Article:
Sentientist News

What would it be like to read, listen to and watch sentientist news?

While news does have a loftier goal of informing us, it’s primarily designed to grab our attention. Given how news organisations think of human psychology that can lead to an “If it bleeds, it leads” approach that prefers bad news over good and pushes emotionally affective stories over those that might objectively be more important.

Most news is also strongly human centred and very selective in how it talks about other sentient animals. The being doing the bleeding in “If it bleeds, it leads” either has to be a human animal (ideally of a group the local readership care about) or be a companion animal or charismatic wildlife. Other wildlife and farm animals are typically treated as objects or property that warrant little or no moral consideration. Often, inanimate or abstract entities such as the environment or nature are granted more serious intrinsic moral consideration than sentient beings.

In contrast, what might we expect to see from a more sentientist news, one committed to evidence and reason and having compassion for all sentient beings? Some suggestions:

  • Good news as well as bad – based on data (if you want to understand the world, rely more on data sources like OurWorldInData, Faunalytics, the Centre for Humanitarian Data or Sentience Institute and less on news headlines)
  • Coverage including all sentient beings – yes, that means talking about farmed and wild animals
  • Stories and headlines more prioritised by impact on sentient beings (we might see more stories about animal farming, global health, global poverty, violence and oppression, catastrophic and existential risks…)
  • More global news – recognising that, while readerships have specific local interests, the lives of sentient beings elsewhere matter too
  • Language reflecting moral consideration for all sentient beings – no more “it”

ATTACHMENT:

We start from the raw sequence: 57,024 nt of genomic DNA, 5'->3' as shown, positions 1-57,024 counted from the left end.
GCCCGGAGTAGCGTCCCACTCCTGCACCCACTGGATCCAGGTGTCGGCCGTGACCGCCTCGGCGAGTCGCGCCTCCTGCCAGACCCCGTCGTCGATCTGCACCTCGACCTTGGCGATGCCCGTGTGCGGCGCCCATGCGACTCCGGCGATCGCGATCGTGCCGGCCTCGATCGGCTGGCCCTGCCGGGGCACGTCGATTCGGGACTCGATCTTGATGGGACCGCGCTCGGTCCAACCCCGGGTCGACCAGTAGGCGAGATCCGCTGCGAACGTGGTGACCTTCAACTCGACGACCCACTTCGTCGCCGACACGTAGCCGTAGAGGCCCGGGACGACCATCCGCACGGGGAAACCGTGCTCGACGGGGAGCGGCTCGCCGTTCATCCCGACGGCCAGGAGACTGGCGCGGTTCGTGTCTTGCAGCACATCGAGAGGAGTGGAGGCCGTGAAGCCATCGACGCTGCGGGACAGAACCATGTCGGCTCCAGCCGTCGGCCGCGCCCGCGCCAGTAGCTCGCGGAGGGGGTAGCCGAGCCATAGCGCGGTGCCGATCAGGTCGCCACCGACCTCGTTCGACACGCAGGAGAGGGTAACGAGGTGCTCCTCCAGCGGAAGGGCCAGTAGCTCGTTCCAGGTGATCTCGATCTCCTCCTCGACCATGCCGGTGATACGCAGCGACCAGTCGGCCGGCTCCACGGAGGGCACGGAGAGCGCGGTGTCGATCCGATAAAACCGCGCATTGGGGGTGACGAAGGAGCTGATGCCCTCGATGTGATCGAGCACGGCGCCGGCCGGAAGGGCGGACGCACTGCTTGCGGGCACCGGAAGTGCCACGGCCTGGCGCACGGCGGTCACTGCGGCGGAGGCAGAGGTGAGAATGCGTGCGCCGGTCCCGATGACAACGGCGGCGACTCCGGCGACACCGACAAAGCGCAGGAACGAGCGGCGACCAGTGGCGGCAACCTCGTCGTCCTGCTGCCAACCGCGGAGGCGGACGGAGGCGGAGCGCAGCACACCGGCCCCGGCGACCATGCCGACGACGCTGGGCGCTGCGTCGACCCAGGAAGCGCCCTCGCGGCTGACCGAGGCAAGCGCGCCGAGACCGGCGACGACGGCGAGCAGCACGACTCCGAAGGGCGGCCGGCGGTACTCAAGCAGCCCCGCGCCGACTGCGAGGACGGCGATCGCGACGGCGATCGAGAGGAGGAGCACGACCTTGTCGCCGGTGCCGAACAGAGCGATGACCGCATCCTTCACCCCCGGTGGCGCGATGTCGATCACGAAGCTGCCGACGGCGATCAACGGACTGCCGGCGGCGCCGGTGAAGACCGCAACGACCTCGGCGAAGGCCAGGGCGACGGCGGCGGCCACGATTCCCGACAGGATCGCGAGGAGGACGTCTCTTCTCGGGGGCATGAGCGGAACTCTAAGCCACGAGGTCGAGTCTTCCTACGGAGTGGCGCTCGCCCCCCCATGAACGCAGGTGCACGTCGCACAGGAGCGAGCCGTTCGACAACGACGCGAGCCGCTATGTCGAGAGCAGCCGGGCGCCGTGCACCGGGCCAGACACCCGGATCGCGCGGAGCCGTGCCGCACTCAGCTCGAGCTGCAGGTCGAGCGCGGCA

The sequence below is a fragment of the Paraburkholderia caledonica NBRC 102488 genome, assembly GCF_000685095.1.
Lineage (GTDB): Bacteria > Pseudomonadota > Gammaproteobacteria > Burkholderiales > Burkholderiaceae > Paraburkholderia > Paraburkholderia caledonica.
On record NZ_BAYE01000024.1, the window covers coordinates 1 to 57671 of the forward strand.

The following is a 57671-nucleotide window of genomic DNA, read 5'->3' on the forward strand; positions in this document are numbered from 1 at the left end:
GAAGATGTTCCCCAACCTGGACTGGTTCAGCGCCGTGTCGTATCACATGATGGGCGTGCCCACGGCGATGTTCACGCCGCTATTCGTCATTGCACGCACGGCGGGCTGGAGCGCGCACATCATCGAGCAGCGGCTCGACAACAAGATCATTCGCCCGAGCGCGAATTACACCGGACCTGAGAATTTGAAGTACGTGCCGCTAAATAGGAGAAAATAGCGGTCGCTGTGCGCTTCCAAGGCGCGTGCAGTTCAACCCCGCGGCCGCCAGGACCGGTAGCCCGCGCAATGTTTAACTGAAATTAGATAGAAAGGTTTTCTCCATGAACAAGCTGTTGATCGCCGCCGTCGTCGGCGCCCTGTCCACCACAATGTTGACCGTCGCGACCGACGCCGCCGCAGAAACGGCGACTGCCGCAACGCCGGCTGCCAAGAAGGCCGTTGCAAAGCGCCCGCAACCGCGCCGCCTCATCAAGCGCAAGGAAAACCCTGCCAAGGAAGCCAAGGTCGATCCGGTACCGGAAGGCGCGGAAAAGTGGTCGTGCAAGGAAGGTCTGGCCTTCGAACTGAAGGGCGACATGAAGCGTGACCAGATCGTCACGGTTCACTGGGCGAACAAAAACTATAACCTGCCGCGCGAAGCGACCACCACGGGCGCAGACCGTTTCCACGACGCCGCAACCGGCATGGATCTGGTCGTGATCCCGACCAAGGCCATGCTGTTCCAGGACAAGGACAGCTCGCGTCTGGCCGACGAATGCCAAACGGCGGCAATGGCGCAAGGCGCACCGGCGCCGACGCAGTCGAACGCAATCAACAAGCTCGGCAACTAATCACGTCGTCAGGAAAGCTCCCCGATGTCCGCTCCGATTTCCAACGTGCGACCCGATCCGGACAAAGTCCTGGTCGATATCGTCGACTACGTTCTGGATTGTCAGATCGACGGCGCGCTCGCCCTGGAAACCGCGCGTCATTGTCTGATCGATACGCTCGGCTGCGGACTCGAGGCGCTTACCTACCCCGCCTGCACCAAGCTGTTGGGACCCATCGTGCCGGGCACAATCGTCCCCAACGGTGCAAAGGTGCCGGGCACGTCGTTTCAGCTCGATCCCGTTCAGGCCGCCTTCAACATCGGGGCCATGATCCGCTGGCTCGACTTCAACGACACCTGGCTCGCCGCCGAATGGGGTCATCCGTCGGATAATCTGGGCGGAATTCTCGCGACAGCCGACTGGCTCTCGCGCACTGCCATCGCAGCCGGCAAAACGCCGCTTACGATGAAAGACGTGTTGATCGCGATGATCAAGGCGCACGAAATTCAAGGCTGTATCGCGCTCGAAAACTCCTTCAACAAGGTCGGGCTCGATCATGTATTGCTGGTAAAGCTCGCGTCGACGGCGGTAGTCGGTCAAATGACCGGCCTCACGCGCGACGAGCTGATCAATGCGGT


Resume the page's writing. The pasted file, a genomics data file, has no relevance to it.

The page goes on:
• More data and evidence to ground and balance the narrative aspect of stories.

We can encourage this type of news (and data) by asking for it and valuing it where we find it. With modern technologies and open data / open content standards, we can even create it ourselves. Hopefully some in the news industry want to go this way too. News is supposed to be objective, true and important, after all.


I’d love to know what you think… Please help improve these suggestions by commenting below or joining the discussion in one of our online communities.

One Comment

  1. People are drawn in by photos and snappy headlines. And “bleeding” news is more likely to be read and shared. But many animal lovers (myself included) have a low tolerance for pictures and videos of animal abuse. We already know the abuse happens, we don’t need to see it anymore. As for the pronouns, I think using “she/he” or “s/he” to refer to an animal is awkward. And in some non-human animals, just like in some humans, gender and sex are ambiguous. I don’t yet know the solution for those who find “it” offensive. Perhaps just calling an animal what it is? (A duck, a rabbit, a water bear, etc.)

Leave a Reply

Your email address will not be published. Required fields are marked *

fourteen − 9 =